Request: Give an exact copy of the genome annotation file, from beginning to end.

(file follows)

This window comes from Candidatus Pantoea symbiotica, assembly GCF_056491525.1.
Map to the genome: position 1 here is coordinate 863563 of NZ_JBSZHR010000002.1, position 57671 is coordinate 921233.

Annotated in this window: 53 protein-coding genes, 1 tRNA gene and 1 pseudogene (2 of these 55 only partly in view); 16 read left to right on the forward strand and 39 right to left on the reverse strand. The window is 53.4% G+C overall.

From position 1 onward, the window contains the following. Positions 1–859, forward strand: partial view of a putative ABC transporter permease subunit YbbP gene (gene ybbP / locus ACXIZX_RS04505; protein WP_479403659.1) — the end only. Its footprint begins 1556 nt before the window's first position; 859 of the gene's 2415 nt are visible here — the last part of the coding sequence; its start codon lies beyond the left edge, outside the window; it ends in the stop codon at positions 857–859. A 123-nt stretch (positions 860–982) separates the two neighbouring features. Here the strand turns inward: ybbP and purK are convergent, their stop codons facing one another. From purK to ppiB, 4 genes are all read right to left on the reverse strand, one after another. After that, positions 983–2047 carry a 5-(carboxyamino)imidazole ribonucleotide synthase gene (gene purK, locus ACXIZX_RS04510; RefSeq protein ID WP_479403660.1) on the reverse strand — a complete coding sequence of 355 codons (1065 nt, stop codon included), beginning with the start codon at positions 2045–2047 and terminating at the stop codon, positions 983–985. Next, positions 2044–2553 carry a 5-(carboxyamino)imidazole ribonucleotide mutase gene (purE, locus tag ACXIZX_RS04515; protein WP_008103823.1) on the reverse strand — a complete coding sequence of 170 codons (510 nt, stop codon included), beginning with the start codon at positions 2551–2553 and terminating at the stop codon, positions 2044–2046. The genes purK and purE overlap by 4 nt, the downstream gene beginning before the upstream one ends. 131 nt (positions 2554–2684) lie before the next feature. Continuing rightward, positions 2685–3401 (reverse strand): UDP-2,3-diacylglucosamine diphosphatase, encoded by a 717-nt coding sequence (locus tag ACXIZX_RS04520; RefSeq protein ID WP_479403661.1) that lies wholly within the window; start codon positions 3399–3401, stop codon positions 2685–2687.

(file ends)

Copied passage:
This window comes from Candidatus Pantoea symbiotica, assembly GCF_056491525.1.
Map to the genome: position 1 here is coordinate 863563 of NZ_JBSZHR010000002.1, position 57671 is coordinate 921233.

Annotated in this window: 53 protein-coding genes, 1 tRNA gene and 1 pseudogene (2 of these 55 only partly in view); 16 read left to right on the forward strand and 39 right to left on the reverse strand. The window is 53.4% G+C overall.

From position 1 onward, the window contains the following. Positions 1–859, forward strand: partial view of a putative ABC transporter permease subunit YbbP gene (gene ybbP / locus ACXIZX_RS04505; protein WP_479403659.1) — the end only. Its footprint begins 1556 nt before the window's first position; 859 of the gene's 2415 nt are visible here — the last part of the coding sequence; its start codon lies beyond the left edge, outside the window; it ends in the stop codon at positions 857–859. A 123-nt stretch (positions 860–982) separates the two neighbouring features. Here the strand turns inward: ybbP and purK are convergent, their stop codons facing one another. From purK to ppiB, 4 genes are all read right to left on the reverse strand, one after another. After that, positions 983–2047 carry a 5-(carboxyamino)imidazole ribonucleotide synthase gene (gene purK, locus ACXIZX_RS04510; RefSeq protein ID WP_479403660.1) on the reverse strand — a complete coding sequence of 355 codons (1065 nt, stop codon included), beginning with the start codon at positions 2045–2047 and terminating at the stop codon, positions 983–985. Next, positions 2044–2553 carry a 5-(carboxyamino)imidazole ribonucleotide mutase gene (purE, locus tag ACXIZX_RS04515; protein WP_008103823.1) on the reverse strand — a complete coding sequence of 170 codons (510 nt, stop codon included), beginning with the start codon at positions 2551–2553 and terminating at the stop codon, positions 2044–2046. The genes purK and purE overlap by 4 nt, the downstream gene beginning before the upstream one ends. 131 nt (positions 2554–2684) lie before the next feature. Continuing rightward, positions 2685–3401 (reverse strand): UDP-2,3-diacylglucosamine diphosphatase, encoded by a 717-nt coding sequence (locus tag ACXIZX_RS04520; RefSeq protein ID WP_479403661.1) that lies wholly within the window; start codon positions 3399–3401, stop codon positions 2685–2687.